Sensing an opportunity, NetEase raised $421 million by spinning off Cloud Village, which runs China’s second-largest music streaming company, NetEase Cloud Music, on the Hong Kong Stock Exchange on Dec. 2. The possibility of a level playing field didn’t help Cloud Village, however, and its share price fell 23.4% through the end of the month.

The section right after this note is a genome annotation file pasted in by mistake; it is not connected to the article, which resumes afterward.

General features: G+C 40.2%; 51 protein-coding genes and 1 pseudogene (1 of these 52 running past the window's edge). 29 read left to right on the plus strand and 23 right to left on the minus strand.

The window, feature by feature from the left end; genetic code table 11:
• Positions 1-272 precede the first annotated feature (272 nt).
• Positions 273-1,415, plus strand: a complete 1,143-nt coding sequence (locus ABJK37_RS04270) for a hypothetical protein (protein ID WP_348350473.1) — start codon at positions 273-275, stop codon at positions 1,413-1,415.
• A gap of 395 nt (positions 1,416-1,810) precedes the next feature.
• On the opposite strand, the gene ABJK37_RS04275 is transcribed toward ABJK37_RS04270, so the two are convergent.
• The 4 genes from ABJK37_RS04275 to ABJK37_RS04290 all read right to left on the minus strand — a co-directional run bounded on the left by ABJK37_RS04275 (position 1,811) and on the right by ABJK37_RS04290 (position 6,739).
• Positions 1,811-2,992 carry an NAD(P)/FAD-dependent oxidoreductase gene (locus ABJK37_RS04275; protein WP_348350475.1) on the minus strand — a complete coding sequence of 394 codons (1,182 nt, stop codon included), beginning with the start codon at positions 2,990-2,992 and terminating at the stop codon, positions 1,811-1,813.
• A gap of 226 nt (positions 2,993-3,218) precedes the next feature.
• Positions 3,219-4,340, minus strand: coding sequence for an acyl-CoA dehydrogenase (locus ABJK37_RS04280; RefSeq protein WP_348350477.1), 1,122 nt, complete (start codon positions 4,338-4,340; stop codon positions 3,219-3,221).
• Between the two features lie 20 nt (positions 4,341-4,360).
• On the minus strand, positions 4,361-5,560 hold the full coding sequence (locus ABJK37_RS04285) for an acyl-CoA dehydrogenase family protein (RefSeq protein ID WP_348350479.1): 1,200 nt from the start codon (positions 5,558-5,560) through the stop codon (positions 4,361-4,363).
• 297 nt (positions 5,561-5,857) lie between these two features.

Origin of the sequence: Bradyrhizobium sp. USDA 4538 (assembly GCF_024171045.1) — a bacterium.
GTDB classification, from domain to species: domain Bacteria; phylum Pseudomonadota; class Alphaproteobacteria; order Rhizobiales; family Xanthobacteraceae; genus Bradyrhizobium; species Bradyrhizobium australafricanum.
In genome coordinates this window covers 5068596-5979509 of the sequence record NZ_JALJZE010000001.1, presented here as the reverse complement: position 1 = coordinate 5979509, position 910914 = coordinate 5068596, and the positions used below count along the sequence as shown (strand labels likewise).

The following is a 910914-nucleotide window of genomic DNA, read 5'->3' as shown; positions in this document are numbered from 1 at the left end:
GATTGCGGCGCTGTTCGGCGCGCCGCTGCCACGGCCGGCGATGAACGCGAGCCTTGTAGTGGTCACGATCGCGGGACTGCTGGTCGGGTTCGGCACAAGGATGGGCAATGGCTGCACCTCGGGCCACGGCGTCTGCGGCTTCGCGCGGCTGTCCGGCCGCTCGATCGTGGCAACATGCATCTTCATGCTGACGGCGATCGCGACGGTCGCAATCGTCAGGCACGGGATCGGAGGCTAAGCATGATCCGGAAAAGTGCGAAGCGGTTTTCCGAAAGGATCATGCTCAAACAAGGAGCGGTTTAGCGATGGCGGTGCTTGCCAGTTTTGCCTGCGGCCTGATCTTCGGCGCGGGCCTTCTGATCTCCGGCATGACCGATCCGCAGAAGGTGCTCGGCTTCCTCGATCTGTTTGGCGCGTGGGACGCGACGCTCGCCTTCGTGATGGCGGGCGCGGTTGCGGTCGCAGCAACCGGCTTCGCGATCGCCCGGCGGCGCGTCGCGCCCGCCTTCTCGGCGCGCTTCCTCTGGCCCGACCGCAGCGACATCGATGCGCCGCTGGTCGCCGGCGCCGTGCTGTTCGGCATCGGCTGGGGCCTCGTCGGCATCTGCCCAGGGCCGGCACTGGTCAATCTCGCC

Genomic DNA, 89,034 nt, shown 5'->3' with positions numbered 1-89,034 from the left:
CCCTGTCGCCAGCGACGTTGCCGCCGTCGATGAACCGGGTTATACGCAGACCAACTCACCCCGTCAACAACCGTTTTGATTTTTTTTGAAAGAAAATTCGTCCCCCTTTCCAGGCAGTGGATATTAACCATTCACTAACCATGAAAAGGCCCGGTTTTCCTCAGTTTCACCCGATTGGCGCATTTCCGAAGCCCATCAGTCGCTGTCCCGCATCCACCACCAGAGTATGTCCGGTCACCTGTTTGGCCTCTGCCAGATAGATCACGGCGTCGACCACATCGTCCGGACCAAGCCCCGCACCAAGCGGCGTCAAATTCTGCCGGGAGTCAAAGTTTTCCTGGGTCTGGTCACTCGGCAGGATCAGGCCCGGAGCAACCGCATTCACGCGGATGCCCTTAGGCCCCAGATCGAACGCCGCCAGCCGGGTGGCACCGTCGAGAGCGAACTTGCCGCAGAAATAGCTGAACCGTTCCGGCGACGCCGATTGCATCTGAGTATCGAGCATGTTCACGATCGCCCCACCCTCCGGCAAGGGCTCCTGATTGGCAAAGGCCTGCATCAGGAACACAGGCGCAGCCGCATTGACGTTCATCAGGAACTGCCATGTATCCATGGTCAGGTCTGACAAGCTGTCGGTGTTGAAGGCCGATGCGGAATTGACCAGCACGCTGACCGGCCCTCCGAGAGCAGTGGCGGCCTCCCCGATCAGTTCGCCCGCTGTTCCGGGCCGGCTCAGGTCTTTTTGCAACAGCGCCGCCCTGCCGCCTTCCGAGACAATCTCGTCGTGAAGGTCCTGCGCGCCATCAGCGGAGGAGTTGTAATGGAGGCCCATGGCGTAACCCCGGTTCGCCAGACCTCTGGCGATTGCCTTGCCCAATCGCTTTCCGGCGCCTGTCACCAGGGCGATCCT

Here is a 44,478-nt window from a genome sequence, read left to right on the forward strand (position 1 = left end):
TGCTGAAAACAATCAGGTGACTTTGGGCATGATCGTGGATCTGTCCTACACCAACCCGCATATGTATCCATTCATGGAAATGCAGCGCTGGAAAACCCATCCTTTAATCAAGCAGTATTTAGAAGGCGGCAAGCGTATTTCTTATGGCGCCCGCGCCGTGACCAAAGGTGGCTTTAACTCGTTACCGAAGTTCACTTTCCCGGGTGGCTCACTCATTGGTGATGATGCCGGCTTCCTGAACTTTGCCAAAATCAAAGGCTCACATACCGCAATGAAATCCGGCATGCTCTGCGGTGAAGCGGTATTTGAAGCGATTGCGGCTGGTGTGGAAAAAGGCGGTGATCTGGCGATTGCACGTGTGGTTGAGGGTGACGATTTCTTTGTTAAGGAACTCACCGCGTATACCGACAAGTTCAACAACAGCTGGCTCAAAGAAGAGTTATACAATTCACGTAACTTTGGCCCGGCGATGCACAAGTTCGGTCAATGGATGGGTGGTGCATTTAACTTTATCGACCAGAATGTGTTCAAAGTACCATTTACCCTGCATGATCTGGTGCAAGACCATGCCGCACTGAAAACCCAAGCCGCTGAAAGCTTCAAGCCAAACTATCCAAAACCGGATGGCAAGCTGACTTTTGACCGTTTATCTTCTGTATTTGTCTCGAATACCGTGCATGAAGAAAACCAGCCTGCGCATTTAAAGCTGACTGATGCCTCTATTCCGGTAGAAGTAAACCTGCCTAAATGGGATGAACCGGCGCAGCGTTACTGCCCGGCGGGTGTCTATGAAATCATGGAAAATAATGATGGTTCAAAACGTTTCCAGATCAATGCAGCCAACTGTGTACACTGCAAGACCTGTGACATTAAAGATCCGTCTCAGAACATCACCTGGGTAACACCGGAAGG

The six public companies that own intellectual property averaged a 12.3% share price increase in 2021. Sony, which received about 18% of its operating profit from its music division, grew 25% in 2021, no doubt helped by the halo effect of Universal’s Sept. 21 public listing on the Euronext Amsterdam exchange. Sony’s investors must have watched Vivendi’s spinoff of Universal with keen interest, knowing its own standalone music division could nearly match UMG’s $51.4 billion market value. Not that Sony intends to sell stakes in its labels and music publisher, but Universal’s IPO helped investors better understand music companies’ value and was a factor behind the 13.7% gain in Warner Music Group’s stock price in 2021. That same investor zeal for music assets allowed Believe and Reservoir Media to go public in 2021 and helped shares of Hipgnosis Songs Fund and Round Hill Royalty Fund Ltd. enjoy low single-digit growth.